Allow using protocol classes as bases of `NewType`

Currently, both Mypy and Pyright forbids using protocol classes as bases of NewType. I don’t see any good reason in this behavior.

For example:

from typing import NewType, Protocol

class Base(Protocol):
    def foo(self, /) -> int: ...

class Derived:
    def foo(self, /) -> int:
        return 0

NewDerived = NewType("NewDerived", Base)  # ? Currently not supported.

derived = Derived()
new_derived = NewDerived(derived)

def f0(x: Base) -> None: pass
f0(derived)
f0(new_derived)

def f1(x: NewDerived) -> None: pass
f1(derived)  # ! Should fail type-checking.
f1(new_derived)

Code above runs without any problem, and passes and fails type-checks as expected in both Mypy and Pyright except for the line that defines NewDerived. I believe that it should be safe for such usages.

The reason this is disallowed is because it makes no sense, it’s equivalent to a regular type alias, because the type’s structure is still the same, so the two types are equivalent, the derived type cannot reject the base type.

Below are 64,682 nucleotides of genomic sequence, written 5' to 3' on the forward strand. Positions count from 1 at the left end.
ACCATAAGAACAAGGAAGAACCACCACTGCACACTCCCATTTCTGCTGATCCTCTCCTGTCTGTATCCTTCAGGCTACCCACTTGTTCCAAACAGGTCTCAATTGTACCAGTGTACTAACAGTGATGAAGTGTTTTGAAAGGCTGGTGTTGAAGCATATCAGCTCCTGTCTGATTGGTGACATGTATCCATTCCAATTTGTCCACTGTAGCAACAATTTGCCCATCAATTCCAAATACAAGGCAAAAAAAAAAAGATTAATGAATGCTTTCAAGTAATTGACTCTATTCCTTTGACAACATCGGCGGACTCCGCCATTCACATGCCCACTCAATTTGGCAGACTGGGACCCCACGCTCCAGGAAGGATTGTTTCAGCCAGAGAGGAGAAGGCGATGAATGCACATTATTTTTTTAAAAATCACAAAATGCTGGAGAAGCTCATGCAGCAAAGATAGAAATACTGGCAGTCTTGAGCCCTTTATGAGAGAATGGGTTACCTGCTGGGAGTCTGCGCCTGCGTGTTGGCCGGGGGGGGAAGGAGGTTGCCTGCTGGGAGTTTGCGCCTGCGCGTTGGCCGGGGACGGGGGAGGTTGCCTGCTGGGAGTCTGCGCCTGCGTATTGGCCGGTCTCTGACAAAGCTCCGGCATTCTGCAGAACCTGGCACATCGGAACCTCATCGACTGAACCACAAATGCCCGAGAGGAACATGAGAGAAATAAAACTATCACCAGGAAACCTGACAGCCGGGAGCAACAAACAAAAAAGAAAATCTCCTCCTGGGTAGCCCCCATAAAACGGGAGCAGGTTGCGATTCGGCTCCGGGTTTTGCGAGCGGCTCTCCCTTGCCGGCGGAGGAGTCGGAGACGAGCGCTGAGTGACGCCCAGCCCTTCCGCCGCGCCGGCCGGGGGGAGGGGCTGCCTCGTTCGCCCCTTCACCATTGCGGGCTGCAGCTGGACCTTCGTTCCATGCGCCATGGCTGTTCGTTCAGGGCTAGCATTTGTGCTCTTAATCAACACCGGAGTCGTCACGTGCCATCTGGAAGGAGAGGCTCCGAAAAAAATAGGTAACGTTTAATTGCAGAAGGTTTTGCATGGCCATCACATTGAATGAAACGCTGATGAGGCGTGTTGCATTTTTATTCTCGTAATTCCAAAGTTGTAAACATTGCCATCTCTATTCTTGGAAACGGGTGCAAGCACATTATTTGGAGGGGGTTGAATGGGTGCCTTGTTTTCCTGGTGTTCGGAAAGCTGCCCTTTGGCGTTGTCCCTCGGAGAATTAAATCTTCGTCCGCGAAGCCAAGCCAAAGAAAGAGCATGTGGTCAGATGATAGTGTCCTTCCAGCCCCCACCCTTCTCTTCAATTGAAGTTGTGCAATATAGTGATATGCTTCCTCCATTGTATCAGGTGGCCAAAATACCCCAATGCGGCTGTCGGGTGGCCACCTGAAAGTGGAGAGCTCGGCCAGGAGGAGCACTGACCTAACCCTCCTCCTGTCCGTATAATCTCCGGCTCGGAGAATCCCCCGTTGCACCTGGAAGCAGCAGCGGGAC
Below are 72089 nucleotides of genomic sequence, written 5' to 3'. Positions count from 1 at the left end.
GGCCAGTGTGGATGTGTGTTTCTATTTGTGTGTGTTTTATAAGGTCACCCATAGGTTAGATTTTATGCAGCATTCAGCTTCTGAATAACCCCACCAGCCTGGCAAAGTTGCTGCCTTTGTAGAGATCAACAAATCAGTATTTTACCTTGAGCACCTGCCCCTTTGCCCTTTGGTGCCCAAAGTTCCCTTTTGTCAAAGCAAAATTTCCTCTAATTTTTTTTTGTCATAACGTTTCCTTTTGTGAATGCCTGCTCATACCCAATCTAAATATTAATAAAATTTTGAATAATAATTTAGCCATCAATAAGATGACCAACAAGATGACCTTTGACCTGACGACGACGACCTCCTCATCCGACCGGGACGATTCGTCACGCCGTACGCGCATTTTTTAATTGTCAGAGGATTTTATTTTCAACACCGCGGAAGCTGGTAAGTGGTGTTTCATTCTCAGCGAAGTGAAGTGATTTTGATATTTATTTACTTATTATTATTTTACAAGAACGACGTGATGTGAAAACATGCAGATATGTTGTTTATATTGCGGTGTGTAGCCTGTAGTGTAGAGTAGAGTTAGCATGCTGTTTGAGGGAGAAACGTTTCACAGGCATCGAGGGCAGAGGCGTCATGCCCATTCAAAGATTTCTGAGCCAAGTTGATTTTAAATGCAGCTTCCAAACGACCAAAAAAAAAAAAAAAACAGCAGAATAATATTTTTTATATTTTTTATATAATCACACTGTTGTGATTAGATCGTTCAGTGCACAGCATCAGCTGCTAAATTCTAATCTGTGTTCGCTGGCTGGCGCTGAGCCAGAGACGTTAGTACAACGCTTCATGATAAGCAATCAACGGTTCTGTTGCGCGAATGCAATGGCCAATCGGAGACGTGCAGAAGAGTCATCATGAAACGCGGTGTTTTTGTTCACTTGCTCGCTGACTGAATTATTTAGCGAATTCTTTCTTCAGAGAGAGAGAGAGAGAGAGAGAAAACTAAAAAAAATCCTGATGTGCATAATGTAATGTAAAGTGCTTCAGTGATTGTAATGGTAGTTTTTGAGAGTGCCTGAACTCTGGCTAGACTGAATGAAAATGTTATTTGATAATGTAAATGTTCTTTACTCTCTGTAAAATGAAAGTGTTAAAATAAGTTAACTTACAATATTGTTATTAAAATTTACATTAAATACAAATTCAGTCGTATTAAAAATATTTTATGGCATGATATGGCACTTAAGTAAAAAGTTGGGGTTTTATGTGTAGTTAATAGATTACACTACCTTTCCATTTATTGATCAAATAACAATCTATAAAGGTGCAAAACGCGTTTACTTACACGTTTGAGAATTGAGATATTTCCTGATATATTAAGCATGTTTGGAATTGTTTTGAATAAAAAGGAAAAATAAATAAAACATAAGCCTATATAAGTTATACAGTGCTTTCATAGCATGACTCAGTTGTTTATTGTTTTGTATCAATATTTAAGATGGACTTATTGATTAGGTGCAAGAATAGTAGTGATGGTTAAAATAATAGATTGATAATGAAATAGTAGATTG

That being said you can create a nominal marker subclass with dummy implementations for each of the attributes and use a custom __new__ to mimic the behavior of NewType. I think I posted this recipe already in an earlier discussion about this very case.

And here it is:

it’s equivalent to a regular type alias, because the type’s structure is still the same, so the two types are equivalent, the derived type cannot reject the base type.

Please explain this one. I’m afraid I don’t get it.

In my understanding, when we have

NewDerived = NewType("NewDerived", Base)

it is like saying

class NewDerived(Base):
    def __new__(cls, base: Base) -> Self: ...

When Base is a protocol class, NewDerived is not. Why are the two types equivalent?

Perhaps a better way to put it, is that it’s confusing and non-obvious what should happen. You could just as easily argue that you should get back another structural type, because you started with one. Even if that would be useless, since that would make both the types structurally equivalent.

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In the eye of a type checker, NewDerived should definitely be a nominal (and concrete) class, otherwise NewDerived(...) would not be allowed when it is the foundation usage of a new type.